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Association between peripheral muscle strength, exercise performance, and physical activity in daily life in patients with Chronic Obstructive Pulmonary Disease


Rausch-Osthoff, Anne-Kathrin; Kohler, Malcolm; Sievi, Noriane A; Clarenbach, Christian F; van Gestel, Arnoldus Jr (2014). Association between peripheral muscle strength, exercise performance, and physical activity in daily life in patients with Chronic Obstructive Pulmonary Disease. Multidisciplinary Respiratory Medicine, 9(37):online.

Abstract

BACKGROUND: Resistance training of peripheral muscles has been recommended in order to increase muscle strength in patients with Chronic Obstructive Pulmonary Disease (COPD). However, whether peripheral muscle strength is associated with exercise performance (EP) and physical activity in daily life (PADL) in these patients needs to be investigated. The aim of this study is to evaluate whether strength of the quadriceps muscle (QS) is associated with EP and daily PADL in patients with COPD.
METHODS: We studied patients with COPD (GOLD A-D) and measured maximal isometric strength of the left QS. PADL was measured for 7 days with a SenseWear-Pro® accelerometer. EP was quantified by the 6-minute walk distance (6MWD), the number of stands in the Sit-to-Stand Test (STST), and the handgrip-strength. Univariate and multivariate analyses were used to examine possible associations between QS, PADL and EP.
RESULTS: In 27 patients with COPD with a mean (SD) FEV1 of 37.6 (17.6)% predicted, QS was associated with 6MWD, STST, and handgrip-strength but not with PADL. Multiple linear regression analyses showed that QS was independently associated with the 6MWD (β = 0.42, 95% CI 0.09 to 0.84, p = 0.019), STST (β = 0.50, 95% CI 0.11 to 0.86, p = 0.014) and with handgrip-strength (β = 0.45, 95% CI 0.05 to 0.84, p = 0.038).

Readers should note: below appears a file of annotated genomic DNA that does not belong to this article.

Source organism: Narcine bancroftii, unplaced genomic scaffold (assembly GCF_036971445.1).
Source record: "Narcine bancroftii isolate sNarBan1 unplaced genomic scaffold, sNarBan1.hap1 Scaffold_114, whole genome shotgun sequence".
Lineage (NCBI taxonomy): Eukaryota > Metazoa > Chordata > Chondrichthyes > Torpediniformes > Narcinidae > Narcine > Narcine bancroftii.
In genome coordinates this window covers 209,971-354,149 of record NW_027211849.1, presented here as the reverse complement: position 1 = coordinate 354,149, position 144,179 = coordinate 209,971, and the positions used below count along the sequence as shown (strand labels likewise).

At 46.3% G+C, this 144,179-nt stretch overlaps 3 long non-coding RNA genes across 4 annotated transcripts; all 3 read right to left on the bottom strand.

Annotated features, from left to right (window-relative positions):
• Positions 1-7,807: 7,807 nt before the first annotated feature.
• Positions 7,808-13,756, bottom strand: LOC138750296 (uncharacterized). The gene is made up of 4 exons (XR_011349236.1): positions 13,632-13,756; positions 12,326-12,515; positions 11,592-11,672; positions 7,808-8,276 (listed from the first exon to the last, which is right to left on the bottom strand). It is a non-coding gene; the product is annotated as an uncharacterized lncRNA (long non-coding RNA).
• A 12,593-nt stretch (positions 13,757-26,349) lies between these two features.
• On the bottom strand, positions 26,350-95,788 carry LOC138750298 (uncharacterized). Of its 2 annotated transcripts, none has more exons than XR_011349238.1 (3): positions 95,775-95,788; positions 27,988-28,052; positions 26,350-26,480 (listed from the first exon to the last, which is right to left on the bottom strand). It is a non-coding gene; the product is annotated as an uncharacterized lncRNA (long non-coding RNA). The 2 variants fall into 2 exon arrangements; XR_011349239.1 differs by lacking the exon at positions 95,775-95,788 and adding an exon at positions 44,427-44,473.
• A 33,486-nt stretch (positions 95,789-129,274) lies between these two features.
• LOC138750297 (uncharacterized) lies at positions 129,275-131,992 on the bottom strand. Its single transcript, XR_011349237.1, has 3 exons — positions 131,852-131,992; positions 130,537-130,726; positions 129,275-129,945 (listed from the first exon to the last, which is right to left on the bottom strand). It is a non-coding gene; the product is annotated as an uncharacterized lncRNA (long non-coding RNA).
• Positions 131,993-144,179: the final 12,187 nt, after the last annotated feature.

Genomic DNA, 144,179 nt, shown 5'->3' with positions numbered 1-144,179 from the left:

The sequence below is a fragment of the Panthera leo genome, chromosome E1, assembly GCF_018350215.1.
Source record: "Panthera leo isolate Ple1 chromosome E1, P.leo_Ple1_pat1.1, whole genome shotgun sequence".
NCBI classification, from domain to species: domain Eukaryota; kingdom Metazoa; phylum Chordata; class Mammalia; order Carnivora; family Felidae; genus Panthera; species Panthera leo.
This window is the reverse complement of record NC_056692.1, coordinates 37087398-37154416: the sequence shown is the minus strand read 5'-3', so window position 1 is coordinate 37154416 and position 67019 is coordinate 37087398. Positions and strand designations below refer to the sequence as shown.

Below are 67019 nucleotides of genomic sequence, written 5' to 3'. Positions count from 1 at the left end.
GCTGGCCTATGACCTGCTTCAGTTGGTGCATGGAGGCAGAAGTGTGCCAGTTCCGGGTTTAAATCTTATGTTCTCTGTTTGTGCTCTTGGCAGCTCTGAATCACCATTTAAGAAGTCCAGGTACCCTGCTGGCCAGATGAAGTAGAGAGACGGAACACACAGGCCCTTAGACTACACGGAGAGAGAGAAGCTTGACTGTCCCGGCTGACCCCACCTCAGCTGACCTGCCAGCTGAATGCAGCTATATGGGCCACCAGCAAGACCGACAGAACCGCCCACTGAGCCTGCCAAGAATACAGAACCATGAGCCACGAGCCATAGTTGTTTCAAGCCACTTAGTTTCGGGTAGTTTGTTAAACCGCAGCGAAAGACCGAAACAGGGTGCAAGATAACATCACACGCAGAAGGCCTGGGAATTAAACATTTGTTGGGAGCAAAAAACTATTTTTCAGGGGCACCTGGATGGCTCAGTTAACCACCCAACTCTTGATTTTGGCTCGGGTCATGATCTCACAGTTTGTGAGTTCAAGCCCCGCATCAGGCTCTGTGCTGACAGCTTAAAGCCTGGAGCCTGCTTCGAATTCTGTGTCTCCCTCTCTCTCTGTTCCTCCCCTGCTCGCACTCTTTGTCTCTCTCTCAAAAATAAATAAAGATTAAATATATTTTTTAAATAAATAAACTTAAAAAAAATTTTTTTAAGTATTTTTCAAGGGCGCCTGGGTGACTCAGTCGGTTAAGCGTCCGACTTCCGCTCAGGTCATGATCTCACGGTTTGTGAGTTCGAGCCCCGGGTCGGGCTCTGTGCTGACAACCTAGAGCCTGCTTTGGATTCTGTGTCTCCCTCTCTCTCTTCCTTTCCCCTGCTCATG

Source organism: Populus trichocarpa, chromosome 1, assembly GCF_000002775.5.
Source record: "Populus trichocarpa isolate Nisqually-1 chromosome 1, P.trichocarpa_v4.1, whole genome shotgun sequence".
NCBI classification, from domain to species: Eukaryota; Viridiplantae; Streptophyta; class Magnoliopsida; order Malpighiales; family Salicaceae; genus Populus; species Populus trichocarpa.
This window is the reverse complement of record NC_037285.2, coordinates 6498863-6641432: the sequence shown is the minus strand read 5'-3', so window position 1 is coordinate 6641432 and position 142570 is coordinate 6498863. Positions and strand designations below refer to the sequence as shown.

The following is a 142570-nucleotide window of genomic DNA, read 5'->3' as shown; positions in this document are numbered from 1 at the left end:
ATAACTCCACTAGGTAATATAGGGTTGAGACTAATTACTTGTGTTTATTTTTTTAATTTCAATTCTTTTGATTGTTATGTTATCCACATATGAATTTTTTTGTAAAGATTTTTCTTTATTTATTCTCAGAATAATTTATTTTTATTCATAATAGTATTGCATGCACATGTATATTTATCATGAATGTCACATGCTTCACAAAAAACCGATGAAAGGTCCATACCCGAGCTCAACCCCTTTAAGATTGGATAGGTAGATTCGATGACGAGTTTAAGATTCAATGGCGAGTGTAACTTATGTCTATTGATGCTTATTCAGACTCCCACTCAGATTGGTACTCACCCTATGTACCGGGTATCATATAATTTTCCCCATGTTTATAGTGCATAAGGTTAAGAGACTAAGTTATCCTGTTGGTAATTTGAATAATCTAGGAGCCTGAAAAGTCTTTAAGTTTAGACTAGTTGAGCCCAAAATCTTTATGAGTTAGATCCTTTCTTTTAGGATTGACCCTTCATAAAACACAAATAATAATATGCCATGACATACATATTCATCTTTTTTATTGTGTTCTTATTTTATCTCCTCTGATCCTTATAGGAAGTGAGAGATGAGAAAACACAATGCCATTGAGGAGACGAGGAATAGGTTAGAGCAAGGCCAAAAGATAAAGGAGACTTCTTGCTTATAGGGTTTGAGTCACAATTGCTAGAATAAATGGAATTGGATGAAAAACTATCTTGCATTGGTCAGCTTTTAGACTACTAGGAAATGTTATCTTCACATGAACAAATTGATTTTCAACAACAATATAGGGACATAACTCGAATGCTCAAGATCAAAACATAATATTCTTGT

CONCLUSIONS: Peripheral muscle strength may be associated with exercise performance but not with physical activity in daily life. This may be due to the fact that EP tests evaluate patients' true abilities while PADL accelerometers may not.

Abstract

BACKGROUND: Resistance training of peripheral muscles has been recommended in order to increase muscle strength in patients with Chronic Obstructive Pulmonary Disease (COPD). However, whether peripheral muscle strength is associated with exercise performance (EP) and physical activity in daily life (PADL) in these patients needs to be investigated. The aim of this study is to evaluate whether strength of the quadriceps muscle (QS) is associated with EP and daily PADL in patients with COPD.
METHODS: We studied patients with COPD (GOLD A-D) and measured maximal isometric strength of the left QS. PADL was measured for 7 days with a SenseWear-Pro® accelerometer. EP was quantified by the 6-minute walk distance (6MWD), the number of stands in the Sit-to-Stand Test (STST), and the handgrip-strength. Univariate and multivariate analyses were used to examine possible associations between QS, PADL and EP.
RESULTS: In 27 patients with COPD with a mean (SD) FEV1 of 37.6 (17.6)% predicted, QS was associated with 6MWD, STST, and handgrip-strength but not with PADL. Multiple linear regression analyses showed that QS was independently associated with the 6MWD (β = 0.42, 95% CI 0.09 to 0.84, p = 0.019), STST (β = 0.50, 95% CI 0.11 to 0.86, p = 0.014) and with handgrip-strength (β = 0.45, 95% CI 0.05 to 0.84, p = 0.038).
CONCLUSIONS: Peripheral muscle strength may be associated with exercise performance but not with physical activity in daily life. This may be due to the fact that EP tests evaluate patients' true abilities while PADL accelerometers may not.

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Additional indexing

Item Type:Journal Article, refereed, original work
Communities & Collections:04 Faculty of Medicine > University Hospital Zurich > Clinic for Pneumology
Dewey Decimal Classification:610 Medicine & health
Language:English
Date:3 July 2014
Deposited On:13 Jan 2015 11:33
Last Modified:07 Aug 2017 01:17
Publisher:BioMed Central
ISSN:2049-6958
Free access at:PubMed ID. An embargo period may apply.
Publisher DOI:https://doi.org/10.1186/2049-6958-9-37
PubMed ID:25013723

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